This is why people associate themselves with some stories better than others. Gulliver of Jonathan Swift’s Guliver’s Travels, and Jean Valjean of Victor Hugo’s Les Misérables are two such characters. They have been portrayed to have flaws, but still they held fast to their natures. These two characters can exemplify anyone who has suffered all through their lives, but they are not the kind of characters one can look up to.
Moreover, in modern society when we are presented with a character that is overly righteous and upright, we find it too good to be true. The social turmoil that the entire world as a community has been facing recently has disposed us to be skeptical of almost everything. The greatness that a conventional antagonist shows is something we do not witness in society, which is why we find it far from reality. Suffering and sorrow are a part of human life. So, we relate better to a character that has suffered through life, and who has both good and bad sides, than a character that is only seen doing good.
The Anti-Hero Essays
2060 Words9 Pages
Fyodor Dostoyevsky’s Notes from the Underground (1864/2008) comes across as a diary penned by a self-described “spiteful” and “unattractive” anonymous narrator (p. 7). The narrator’s own self-loathing characterized by self-alienation is so obvious, that he is often referred to by critics as the Underground Man (Frank 1961, p. 1). Yet this Underground Man is the central character of Dostoyevsky’s novel and represents a subversion of the typical courageous hero. In this regard, the Underground man is an anti-hero, since as a protagonist he not only challenges the typical literary version of a hero, but also challenges conventional thinking (Brombert 1999, p. 1).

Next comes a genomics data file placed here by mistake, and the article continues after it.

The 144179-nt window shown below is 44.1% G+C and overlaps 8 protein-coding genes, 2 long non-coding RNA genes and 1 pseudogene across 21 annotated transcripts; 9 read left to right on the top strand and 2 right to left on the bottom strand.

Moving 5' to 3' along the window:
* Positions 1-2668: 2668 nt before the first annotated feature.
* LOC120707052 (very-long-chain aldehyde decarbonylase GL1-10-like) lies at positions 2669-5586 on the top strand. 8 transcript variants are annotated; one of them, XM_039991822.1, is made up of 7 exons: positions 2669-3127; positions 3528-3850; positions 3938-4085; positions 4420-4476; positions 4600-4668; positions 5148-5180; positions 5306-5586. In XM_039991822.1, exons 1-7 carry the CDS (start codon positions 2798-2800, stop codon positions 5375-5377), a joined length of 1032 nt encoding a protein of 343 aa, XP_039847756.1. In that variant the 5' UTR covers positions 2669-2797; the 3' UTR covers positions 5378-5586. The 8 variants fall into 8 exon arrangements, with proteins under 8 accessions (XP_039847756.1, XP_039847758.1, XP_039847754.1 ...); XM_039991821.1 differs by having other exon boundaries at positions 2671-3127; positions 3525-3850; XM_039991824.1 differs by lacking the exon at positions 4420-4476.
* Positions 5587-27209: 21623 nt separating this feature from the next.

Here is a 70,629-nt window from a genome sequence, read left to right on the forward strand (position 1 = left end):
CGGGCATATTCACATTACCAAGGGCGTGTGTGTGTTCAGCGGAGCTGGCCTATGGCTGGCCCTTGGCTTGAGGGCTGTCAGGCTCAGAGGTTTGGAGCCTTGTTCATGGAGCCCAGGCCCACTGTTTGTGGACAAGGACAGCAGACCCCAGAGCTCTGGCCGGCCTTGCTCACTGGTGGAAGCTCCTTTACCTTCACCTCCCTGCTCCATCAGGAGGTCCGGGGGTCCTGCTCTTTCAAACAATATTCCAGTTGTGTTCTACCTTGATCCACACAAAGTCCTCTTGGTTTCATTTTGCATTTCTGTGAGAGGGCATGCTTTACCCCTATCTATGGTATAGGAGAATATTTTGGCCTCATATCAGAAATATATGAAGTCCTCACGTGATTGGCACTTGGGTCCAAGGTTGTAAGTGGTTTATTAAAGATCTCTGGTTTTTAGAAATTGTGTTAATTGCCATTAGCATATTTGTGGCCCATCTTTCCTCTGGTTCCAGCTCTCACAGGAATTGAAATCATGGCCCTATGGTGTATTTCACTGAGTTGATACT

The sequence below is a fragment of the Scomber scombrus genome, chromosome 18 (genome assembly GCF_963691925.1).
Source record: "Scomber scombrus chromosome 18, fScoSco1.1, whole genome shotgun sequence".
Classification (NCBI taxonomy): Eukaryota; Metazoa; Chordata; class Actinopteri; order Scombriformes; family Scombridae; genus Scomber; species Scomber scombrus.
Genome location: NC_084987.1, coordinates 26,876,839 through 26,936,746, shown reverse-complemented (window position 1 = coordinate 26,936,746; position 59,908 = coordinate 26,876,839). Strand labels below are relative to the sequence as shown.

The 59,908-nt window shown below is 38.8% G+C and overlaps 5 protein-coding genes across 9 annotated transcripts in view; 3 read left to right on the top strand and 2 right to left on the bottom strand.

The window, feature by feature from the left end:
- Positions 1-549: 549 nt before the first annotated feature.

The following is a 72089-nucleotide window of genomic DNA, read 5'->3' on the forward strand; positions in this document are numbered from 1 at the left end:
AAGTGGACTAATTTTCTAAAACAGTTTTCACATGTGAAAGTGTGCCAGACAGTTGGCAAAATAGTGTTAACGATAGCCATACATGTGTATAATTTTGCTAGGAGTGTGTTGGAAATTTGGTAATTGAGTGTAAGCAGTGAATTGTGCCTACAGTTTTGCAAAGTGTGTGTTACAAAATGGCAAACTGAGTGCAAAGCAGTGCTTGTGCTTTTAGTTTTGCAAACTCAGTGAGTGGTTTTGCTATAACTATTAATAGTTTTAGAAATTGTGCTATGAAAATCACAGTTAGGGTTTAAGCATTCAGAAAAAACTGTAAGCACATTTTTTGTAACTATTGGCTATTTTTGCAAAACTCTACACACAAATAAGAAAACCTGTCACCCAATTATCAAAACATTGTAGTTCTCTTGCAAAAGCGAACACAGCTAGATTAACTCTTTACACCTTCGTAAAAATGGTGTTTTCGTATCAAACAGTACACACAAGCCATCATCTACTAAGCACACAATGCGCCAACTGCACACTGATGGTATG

Antiheroism Cuddon and Preston (1998) describe the…show more content…
In particular his inactivity or withdrawal speaks to his opposition to established social norms and political persuasions (Matz 2004).
Antiheroism in Notes from the Underground In its historical context Notes from the Underground was written at a time when Russian writers were attempting to revive opposition to Reformation. These writers emphasized the ills of “separation, egotism and autonomy” that permeated much of 19th century Russia (Golstein 1998, p. 194). Russian writers were expressing the opinion that humanity was lacking in meaningful direction. In this regard, Dostoevsky’s Notes from the Underground is a representation of the hero who embodied separation but invariably fails, thus embodying the concept of anti-heroism (Golstein 1998, p. 194). According to Barnhart (2005) Dostoevsky’s antihero was not just an assault on existing socio-political thought and norm, but was also a parody of Nikolai Chernyshevsky’s 1863 What is to Be Done? Chernyshevsky suggested in this work that man was by nature possessed of reason and was naturally cooperative with mankind so that he only did what he wanted if it was consistent with peace and harmony. Societal unrest and human struggles only occurred when man was not rational in the sense of cooperation with others. Barnhart (2005) explains that Dostoevsky’s antihero in Notes from the Underground therefore emerges as a direct challenge to Chernyshevsky’s perception of the rational man. Barnhart